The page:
Physical deterioration occurs at every community association with the same certainty that the sun rises every day! This inevitable phenomenon begs the one important question for boards and managers:

Is Our Association Prepared?

Because deterioration — and any corresponding repairs and replacements — must take place on an ongoing basis, “adequate” replacement reserves is, by definition, a moving target! Just because you have adequate reserves today doesn’t mean the Reserve Fund will be adequate three months, three years, or three decades from now.

In early 2018, CAI’s Reserve Professionals Committee defined “Adequate Reserves”:

Adequate Replacement Reserves” is defined as a Replacement Reserve Fund and stable and equitable multi-year Funding Plan that together provide for the timely execution of the association’s major repair and replacement expenses as defined by National Reserve Study Standards, without reliance on additional supplemental funding.”


In other words, “adequate replacement reserves” means that, through reserve funding and long-term planning combined, you have enough money for repair and replacement without resorting to special assessments.

Defining “adequate reserves” was a major milestone and accomplishment among reserve specialists. However, definitions can only go so far. The second question boards and managers should ask about adequate reserves is a little more specific: How do we know if we’re able to provide for the “timely execution” of repairs “without reliance on additional supplemental funding”?

The answer to this question is twofold. It starts with the Reserve Fund, but the Reserve Fund cash balance, by itself, is not particularly meaningful. Reserve Fund strength is reliably reported by a calculation called percent funded, which compares the Reserve Fund ($) to the deteriorated value of all the Reserve components ($) at any point in time. Statistics show that for associations above 70% reserve fund strength, the need for “additional supplemental funding” (special assessments) is rare. For associations below 30%, the risk of needing special assessments is quite high.

But It’s Still a Moving Target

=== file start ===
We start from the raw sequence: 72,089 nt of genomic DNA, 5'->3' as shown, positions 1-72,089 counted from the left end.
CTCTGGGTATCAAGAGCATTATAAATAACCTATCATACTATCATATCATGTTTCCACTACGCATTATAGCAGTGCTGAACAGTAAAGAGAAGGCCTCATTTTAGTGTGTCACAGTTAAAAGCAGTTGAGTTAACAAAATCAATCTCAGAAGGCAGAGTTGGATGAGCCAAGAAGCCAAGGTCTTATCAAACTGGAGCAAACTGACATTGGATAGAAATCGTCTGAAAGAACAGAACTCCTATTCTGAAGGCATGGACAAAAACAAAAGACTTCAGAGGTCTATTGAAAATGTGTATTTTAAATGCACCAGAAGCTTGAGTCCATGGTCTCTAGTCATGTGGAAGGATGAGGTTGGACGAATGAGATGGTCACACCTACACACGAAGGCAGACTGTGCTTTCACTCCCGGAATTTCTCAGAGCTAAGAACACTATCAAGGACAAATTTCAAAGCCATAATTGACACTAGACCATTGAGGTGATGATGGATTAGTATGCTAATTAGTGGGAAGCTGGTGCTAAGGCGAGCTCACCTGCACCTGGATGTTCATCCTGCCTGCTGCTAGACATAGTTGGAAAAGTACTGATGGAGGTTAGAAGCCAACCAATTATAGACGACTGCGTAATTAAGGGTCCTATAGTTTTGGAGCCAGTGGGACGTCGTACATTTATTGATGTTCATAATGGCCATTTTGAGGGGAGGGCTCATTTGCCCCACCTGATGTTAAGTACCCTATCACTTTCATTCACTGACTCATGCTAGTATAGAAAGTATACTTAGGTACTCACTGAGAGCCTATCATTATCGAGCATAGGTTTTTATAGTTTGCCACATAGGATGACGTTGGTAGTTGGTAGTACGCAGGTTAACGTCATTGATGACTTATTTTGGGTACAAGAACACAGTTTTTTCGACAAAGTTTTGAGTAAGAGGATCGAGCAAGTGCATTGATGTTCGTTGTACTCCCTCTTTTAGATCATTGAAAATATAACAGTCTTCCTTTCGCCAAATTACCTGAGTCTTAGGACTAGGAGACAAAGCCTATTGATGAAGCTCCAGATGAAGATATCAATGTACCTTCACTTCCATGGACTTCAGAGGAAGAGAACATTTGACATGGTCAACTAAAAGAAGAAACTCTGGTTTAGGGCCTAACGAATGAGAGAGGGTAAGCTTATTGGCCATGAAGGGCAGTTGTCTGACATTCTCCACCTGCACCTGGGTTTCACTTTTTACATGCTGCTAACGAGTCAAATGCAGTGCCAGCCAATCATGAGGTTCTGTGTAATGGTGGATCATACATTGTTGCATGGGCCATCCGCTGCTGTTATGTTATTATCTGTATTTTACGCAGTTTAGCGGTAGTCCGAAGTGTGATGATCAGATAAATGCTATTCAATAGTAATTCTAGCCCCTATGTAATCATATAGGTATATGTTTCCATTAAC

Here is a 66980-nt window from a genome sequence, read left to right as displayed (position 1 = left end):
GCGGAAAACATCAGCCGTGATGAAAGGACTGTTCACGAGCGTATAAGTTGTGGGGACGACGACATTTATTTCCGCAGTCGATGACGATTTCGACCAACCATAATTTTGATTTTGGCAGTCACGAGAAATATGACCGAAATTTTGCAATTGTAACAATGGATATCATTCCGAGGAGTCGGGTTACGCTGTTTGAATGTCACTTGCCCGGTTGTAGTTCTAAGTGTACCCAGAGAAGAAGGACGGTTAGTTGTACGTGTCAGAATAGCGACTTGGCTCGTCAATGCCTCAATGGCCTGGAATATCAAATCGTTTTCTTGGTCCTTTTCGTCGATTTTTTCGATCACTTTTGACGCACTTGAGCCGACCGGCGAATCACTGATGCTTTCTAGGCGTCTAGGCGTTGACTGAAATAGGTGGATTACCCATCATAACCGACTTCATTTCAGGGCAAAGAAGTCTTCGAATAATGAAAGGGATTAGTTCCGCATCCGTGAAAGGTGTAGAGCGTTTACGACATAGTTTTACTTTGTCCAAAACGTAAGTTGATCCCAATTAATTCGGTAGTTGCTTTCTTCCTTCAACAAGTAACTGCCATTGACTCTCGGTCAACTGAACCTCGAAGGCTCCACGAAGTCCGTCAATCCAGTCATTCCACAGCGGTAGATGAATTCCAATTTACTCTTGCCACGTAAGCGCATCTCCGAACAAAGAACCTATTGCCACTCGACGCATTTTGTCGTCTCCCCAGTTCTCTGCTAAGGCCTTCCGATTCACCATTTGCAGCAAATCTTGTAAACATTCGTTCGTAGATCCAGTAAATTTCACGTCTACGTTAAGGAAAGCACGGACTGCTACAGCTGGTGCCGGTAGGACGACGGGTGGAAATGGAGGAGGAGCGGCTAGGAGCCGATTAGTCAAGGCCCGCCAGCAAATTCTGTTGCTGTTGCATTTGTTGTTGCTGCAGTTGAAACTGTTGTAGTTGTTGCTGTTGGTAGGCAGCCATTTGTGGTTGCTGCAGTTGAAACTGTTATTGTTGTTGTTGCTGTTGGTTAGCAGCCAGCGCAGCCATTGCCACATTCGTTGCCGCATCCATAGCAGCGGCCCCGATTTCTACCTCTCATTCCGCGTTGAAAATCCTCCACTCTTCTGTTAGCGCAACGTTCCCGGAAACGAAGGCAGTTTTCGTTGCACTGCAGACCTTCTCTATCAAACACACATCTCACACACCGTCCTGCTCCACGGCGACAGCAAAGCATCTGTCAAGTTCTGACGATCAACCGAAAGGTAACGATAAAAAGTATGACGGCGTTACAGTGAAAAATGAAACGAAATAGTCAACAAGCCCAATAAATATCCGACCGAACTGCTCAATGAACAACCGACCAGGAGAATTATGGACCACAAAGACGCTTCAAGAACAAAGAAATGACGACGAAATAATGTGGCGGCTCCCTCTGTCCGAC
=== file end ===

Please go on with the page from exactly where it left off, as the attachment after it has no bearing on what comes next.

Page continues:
Claiming a strong Reserve Fund now doesn’t guarantee the association will have sufficient Reserves in the future to “provide for the timely execution” of a necessary repair project. Remember, the definition of adequate hinges on a combination of your starting point (i.e., Reserve Fund strength) and how well the association continues to prepare financially (i.e., Funding Plan) for the physical deterioration that occurs every day.

An association with a strong Reserve Fund (87% funded, for instance) may seem financially solid. But if Reserve contributions are significantly less than the rate at which the property is deteriorating, the Reserve fund will quickly drop in strength and the association won’t have the money it needs in six years to replace the roof. By the adequacy definition, that’s inadequate!

On the other hand, an association with a weak Reserve Fund (17% funded, let’s say) that is making significant Reserve contributions can build the strength of their Reserve Fund in time, to responsibly provide for anticipated upcoming expenses. Now that’s adequate!

You Need Reserve Fund Strength and a Current Reserve Study

The key to understanding how well prepared you are is to know your current Reserve Fund strength, and then compare actual Reserve contributions to the size of contributions recommended in your most recent Reserve Study. If the actual Reserve contributions are more than 20% less than the recommended contributions, the association is likely headed towards having insufficient funds to perform their Reserve projects on time without special assessments. But keep in mind that guidance from a Reserve Study more than three years old is of little value. If yours is that old, it’s probably time to get it updated.

The bottom line? Physical deterioration is inevitable, but also predictable. The board is responsible for protecting the investment of all owners by having “adequate” Reserves. Providing for the “timely execution” of Reserve projects “without reliance on additional supplemental funding” requires a Reserve Fund and a Funding Plan that work together to set the association up for success!

Robert Nordlund, PE, RS

Robert Nordlund, PE, RS

Reserve Study Specialist at Association Reserves
Robert Nordlund started Association Reserves in 1986. As a registered professional engineer and Reserve Study pioneer, Robert was involved in creating the 1998 National Reserve Study Standards and has greatly influenced the community association industry. His insights and views have translated into remarkable value for Associations of all shapes and sizes.

Under Robert’s leadership, Association Reserves has grown to include 11 regional offices scattered throughout California and the United States.

Prior to forming Association Reserves, Robert was a “rocket scientist” at Rockwell International, serving as the Lead Engineer on the Space Shuttle Main Engine Program. He was awarded a BS degree in Mechanical Engineering from the University of Washington.
Robert Nordlund, PE, RS

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